jerry jones

NFL players' union unhappy with Jerry Jones' national anthem comments

NFL players' union unhappy with Jerry Jones' national anthem comments

DALLAS — The declaration by the powerful owner of the Dallas Cowboys that he would bench anyone who shows disrespect to the American flag drew a sharp response from the NFL players' union Monday and raised the possibility of another call to action by athletes who have kneeled during the national anthem.

Executive Director DeMaurice Smith of the NFL Players Association said the most provocative comments yet by Jerry Jones on the anthem controversy contradicted assurances last week from Commissioner Roger Goodell and New York Giants President John Mara that players could express themselves without retribution.

"I look forward to the day when everyone in management can unite and truly embrace and articulate what the flag stands for, liberty and justice for all, instead of some of them just talking about standing," Smith said. "We look forward to continuing our talks with them on this very issue."

Jones' comments on Sunday came after he was asked about Vice President Mike Pence's decision to leave an Indianapolis home game in protest of about a dozen San Francisco players who kneeled during the anthem. President Donald Trump tweeted after Pence's walkout that he had told his vice president to leave if any players kneeled during the anthem.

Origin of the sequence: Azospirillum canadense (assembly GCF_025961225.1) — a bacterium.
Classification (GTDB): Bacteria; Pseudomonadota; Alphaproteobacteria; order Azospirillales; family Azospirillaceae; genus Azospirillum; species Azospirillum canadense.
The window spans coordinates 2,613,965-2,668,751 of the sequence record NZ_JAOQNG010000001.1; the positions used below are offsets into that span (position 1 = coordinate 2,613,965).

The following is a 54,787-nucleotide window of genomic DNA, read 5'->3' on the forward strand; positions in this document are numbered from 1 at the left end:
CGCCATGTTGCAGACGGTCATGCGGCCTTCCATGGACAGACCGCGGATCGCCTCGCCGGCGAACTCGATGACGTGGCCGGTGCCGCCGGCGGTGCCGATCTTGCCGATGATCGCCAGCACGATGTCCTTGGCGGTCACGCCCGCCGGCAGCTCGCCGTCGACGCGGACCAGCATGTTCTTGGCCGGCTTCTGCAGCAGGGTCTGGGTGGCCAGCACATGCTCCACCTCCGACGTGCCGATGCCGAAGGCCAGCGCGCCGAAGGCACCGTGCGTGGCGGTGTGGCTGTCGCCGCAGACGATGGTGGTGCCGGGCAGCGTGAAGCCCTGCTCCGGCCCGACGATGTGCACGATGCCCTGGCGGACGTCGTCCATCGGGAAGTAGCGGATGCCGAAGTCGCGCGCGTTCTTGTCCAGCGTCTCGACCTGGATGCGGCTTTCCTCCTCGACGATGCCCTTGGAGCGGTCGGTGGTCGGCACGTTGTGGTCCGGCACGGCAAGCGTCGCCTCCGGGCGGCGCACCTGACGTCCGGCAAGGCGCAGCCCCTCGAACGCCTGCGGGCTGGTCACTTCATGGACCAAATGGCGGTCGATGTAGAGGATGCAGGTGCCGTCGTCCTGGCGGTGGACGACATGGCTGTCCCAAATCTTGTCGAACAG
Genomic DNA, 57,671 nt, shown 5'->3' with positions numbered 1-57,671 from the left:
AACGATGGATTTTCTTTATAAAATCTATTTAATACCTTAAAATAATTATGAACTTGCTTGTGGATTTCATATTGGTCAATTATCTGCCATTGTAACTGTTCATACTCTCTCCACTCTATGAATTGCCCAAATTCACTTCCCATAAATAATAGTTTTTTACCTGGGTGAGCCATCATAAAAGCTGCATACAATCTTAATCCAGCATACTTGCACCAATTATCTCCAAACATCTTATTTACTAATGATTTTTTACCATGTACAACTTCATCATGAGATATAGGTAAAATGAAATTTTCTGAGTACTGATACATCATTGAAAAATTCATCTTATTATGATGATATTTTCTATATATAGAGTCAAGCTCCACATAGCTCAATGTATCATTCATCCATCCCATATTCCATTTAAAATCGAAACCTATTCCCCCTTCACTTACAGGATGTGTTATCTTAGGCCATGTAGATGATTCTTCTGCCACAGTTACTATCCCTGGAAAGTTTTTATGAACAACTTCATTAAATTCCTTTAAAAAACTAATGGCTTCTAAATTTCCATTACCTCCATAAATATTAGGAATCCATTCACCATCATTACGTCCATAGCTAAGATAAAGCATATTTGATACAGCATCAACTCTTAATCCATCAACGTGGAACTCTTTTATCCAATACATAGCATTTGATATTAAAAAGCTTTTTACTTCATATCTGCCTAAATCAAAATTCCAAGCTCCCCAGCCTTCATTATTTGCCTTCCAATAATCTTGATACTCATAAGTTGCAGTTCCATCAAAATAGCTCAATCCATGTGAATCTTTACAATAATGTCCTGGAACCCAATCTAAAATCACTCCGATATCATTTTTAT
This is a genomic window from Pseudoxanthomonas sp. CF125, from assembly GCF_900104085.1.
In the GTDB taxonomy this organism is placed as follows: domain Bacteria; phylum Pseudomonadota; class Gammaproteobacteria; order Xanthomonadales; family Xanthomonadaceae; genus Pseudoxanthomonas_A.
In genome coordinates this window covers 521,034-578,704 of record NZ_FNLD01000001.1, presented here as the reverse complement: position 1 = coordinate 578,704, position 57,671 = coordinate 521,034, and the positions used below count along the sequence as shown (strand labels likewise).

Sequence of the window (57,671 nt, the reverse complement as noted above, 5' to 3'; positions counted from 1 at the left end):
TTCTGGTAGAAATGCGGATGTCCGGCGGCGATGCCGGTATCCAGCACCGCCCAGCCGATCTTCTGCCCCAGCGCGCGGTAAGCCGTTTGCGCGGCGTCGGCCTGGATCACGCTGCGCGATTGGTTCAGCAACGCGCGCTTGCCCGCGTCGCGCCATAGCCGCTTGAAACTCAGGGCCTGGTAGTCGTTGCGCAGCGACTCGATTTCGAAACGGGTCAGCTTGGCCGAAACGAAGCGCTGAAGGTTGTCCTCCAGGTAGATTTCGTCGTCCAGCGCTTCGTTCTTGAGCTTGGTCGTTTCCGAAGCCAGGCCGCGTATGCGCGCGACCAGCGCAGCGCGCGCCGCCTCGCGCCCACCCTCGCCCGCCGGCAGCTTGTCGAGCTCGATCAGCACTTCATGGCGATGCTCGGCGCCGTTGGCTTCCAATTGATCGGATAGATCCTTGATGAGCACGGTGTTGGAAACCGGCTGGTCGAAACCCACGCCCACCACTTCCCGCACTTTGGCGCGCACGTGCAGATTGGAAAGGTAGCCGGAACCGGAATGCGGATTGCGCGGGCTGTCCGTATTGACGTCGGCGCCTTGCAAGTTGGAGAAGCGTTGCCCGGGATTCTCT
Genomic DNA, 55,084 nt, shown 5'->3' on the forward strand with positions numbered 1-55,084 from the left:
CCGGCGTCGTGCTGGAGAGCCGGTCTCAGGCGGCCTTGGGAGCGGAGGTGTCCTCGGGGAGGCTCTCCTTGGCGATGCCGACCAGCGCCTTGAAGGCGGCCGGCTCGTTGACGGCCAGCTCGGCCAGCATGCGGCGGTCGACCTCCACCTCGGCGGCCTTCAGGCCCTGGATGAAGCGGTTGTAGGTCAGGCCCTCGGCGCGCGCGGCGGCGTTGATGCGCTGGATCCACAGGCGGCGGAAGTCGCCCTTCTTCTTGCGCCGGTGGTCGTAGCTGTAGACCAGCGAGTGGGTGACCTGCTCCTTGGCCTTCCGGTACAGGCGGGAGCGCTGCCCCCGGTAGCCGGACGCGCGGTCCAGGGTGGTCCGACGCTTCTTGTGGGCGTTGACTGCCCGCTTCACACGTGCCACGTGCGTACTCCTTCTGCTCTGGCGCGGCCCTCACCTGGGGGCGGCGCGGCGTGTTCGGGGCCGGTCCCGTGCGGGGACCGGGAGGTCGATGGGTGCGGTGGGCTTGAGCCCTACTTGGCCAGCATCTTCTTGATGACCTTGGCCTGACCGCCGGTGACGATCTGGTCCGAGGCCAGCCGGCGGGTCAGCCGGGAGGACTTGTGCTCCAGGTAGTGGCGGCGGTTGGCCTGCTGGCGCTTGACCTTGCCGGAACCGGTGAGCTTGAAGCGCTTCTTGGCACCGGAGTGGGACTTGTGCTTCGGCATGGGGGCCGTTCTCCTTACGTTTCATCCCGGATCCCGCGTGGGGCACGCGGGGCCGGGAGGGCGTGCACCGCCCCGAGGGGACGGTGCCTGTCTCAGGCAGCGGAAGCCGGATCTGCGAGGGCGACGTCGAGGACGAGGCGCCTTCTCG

Following a 35-31 loss to Green Bay, the 74-year-old Jones said the NFL cannot leave the impression that it tolerates players disrespecting the flag and said any Cowboys doing so will not play.

"If there's anything that is disrespectful to the flag, then we will not play," said Jones, who was inducted into the Pro Football Hall of Fame in August. "OK? Understand? If we are disrespecting the flag, then we won't play. Period."

The Cowboys and Jones kneeled arm-in-arm before the anthem when they played at Arizona two weeks ago, a few days after Trump said at a rally in Alabama that NFL owners should fire any players who disrespect the flag. All of them stood during the anthem, with arms still locked.